This study applied a comparative approach to gene family evolution of AAT genes in trypanosomatids, with the principal objective of determining the origins of individual AAT loci and the mechanisms responsible for differences in repertoire between species. The three genome sequences were compared to identify all AAT loci and define each component as shared or distinct. Defined by their genomic position, one expects loci to be represented in multiple species, with all genes at that position being termed homoeologs. Exceptions to the pattern, for instance, failure to find orthologous sequences in the same location, or discovery of an unrelated sequence in a homoeologous position, are powerful indicators of evolutionary mechanisms. Hence, homoeology was inferred to classify all loci with unique identities, regardless of species. This protocol was compared with classifications already available for each individual species. Phylogenetic hypotheses of the entire gene family were estimated and patterns of duplication and loss were inferred through reconciliation analysis. Analysis of gene diversity was complemented with assessments of evolutionary rate changes in response to duplication and of the roles of concerted evolution and gene conversion in regulating sequence evolution.


The genome sequences of T. brucei, T. cruzi and L. major include 36 unique AAT loci, as specified by their genomic positions. These positions were inspected in each species to determine gene complement. Phylogenetic reconstruction of all AAT gene sequences using both Maximum Likelihood (ML) and Bayesian Inference (BI) methods was the basis for subsequent analyses of evolutionary rate changes and reconciliation analyses of gene duplication and loss. Finally, the effects of concerted evolution and gene conversion on AAT gene sequences, both within and between loci, were examined for their potential to introduce artefact into phylogenetic reconstruction and to regulate sequence diversity.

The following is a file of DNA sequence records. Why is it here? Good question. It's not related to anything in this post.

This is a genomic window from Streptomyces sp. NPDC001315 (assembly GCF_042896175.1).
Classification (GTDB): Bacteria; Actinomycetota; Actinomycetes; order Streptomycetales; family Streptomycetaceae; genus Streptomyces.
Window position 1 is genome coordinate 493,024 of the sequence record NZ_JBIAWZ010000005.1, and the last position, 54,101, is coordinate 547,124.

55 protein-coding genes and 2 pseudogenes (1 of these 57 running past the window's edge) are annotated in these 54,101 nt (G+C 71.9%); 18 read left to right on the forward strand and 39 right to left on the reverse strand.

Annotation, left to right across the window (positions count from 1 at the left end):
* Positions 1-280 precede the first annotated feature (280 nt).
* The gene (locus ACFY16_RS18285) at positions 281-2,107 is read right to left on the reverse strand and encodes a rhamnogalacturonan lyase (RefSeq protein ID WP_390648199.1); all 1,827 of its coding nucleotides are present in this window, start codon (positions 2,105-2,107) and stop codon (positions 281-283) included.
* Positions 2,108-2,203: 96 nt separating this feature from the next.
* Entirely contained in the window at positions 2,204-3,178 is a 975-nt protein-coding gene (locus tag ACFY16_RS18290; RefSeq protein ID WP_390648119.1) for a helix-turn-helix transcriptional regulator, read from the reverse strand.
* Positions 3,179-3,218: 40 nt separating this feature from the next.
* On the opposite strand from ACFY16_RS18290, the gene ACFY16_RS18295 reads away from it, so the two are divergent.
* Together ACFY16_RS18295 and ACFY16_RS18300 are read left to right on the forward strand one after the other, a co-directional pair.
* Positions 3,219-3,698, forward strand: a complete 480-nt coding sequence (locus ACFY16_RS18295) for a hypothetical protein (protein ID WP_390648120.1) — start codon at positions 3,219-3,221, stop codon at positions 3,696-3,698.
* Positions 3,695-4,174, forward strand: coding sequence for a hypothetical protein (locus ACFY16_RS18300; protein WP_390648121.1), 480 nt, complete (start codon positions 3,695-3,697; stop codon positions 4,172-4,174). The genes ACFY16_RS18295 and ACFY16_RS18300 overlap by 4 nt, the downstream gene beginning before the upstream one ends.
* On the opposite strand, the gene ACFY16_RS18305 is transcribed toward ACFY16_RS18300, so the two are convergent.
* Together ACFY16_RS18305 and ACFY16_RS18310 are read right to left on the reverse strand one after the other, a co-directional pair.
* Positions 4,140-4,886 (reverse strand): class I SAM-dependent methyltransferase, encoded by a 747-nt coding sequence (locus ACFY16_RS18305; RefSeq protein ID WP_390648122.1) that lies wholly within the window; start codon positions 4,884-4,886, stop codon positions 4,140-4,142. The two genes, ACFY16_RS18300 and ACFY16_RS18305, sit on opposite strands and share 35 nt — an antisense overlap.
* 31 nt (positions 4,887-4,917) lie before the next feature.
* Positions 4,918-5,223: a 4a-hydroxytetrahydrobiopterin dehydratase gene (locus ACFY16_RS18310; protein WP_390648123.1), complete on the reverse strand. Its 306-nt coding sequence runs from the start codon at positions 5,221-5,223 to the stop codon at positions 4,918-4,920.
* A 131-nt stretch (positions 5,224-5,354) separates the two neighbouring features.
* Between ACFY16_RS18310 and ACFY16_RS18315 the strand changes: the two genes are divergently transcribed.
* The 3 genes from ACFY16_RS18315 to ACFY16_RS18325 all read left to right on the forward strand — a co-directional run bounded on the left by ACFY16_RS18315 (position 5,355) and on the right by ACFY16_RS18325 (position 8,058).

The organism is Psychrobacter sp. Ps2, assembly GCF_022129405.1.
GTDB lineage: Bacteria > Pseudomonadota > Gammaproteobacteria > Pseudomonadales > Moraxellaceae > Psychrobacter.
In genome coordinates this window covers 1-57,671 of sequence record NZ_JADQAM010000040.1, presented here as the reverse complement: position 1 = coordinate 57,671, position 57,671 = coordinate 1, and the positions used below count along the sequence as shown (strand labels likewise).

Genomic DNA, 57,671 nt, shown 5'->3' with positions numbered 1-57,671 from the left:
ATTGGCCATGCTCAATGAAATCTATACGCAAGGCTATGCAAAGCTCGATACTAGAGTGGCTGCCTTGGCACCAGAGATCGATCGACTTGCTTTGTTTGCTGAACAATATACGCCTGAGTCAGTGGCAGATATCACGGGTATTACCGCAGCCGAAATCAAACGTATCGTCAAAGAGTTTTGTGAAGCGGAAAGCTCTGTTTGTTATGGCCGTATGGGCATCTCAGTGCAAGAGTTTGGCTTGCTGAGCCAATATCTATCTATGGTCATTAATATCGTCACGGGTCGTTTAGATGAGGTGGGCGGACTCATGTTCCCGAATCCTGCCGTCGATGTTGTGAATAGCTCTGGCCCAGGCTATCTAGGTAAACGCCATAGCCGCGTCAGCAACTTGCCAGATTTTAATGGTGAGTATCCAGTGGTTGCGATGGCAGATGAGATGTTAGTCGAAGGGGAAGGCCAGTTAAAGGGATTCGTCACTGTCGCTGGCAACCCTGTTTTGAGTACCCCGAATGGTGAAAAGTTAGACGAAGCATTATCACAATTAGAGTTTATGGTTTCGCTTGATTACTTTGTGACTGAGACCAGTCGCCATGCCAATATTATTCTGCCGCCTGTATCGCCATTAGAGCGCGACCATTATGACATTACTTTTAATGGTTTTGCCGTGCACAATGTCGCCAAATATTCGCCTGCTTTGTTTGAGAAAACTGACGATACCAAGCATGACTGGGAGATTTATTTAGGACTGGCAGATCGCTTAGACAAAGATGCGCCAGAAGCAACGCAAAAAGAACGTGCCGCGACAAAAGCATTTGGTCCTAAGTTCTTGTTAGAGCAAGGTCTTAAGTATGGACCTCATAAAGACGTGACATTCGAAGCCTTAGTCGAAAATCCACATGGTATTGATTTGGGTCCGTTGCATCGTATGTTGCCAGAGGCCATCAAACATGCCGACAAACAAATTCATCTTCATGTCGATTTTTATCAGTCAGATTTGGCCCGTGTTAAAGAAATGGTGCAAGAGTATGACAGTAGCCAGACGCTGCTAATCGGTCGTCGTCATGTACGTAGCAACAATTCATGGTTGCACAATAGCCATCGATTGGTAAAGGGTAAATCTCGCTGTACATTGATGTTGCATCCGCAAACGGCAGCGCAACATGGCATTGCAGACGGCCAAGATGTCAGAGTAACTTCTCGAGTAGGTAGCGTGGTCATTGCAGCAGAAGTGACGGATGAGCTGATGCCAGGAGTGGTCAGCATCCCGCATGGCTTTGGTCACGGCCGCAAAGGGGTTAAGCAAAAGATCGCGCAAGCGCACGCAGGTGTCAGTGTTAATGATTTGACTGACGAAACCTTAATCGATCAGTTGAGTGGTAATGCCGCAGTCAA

AAT gene complement

The three trypanosomatid genomes display a generally conserved gene order, despite substantial karyotypic differences [3], allowing orthologous sequences to be connected by their genomic positions, specified by surrounding gene order. Even when the AAT gene was absent, the genomic position by which the locus was specified was typically conserved. The 36 AAT loci are listed in Table 1 and are hereafter referred to by their locus number and the initials of their host species; many of the loci comprised tandem-duplicated genes, producing a total number of 94 distinct gene sequences. The classification in Table 1 has been reconciled with previous classifications for each individual trypanosomatid species, for T. brucei [30], T. cruzi [29] and L. donovani [28]. Immediately, it is clear that these studies, which recorded distinct AAT sequences from tissue preparations or preliminary read libraries, found only a fraction of the total AAT gene diversity. However, TzPAT types 1 and 6 from T. cruzi found no direct match in the current T. cruzi genome sequence; these two sequences were previously identified from preliminary read data and confirmed using RT-PCR [29], and their absence from the completed genome sequence probably suggests sequence gaps, where there were insufficient reads to assemble a finish contig.

Table 1 Trypanosomatid amino acid transporter (AAT) loci: GeneDB identification, copy number and cross-references to other classifications.